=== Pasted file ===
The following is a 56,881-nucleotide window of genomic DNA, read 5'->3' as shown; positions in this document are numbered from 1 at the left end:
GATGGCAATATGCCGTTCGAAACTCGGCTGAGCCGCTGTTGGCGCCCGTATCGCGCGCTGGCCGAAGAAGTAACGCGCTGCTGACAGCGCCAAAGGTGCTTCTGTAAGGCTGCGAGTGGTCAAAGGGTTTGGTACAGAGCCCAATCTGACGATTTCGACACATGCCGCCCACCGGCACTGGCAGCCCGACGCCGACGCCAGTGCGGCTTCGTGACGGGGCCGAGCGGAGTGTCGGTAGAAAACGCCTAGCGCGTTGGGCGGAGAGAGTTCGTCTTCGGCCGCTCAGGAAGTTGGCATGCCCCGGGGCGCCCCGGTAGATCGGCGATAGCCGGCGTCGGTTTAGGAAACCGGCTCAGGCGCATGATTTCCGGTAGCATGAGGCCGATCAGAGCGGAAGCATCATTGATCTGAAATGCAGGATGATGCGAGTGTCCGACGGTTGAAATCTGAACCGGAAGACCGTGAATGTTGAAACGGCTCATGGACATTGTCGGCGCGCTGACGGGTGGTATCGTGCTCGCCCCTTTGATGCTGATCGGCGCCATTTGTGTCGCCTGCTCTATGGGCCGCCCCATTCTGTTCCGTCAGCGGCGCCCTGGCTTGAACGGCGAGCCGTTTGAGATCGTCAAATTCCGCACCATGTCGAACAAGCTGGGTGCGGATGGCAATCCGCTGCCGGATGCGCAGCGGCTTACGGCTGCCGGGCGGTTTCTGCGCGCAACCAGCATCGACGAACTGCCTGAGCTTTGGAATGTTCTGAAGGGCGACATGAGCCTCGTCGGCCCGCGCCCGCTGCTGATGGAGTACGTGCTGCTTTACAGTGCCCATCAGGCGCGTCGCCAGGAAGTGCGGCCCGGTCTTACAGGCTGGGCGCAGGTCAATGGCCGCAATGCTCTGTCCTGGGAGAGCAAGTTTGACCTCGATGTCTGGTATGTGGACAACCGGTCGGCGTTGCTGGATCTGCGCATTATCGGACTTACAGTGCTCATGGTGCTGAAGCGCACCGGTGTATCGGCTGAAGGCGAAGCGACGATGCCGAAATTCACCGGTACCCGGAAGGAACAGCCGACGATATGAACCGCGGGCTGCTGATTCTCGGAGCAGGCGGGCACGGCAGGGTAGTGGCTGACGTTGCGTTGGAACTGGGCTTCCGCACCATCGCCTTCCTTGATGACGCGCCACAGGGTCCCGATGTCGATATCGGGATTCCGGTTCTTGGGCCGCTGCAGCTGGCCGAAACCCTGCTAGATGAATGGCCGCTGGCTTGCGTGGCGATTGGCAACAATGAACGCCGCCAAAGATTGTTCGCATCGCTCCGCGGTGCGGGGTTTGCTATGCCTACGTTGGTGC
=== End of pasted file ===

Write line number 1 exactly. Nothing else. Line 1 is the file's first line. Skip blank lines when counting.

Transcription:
The following is a 56,881-nucleotide window of genomic DNA, read 5'->3' as shown; positions in this document are numbered from 1 at the left end: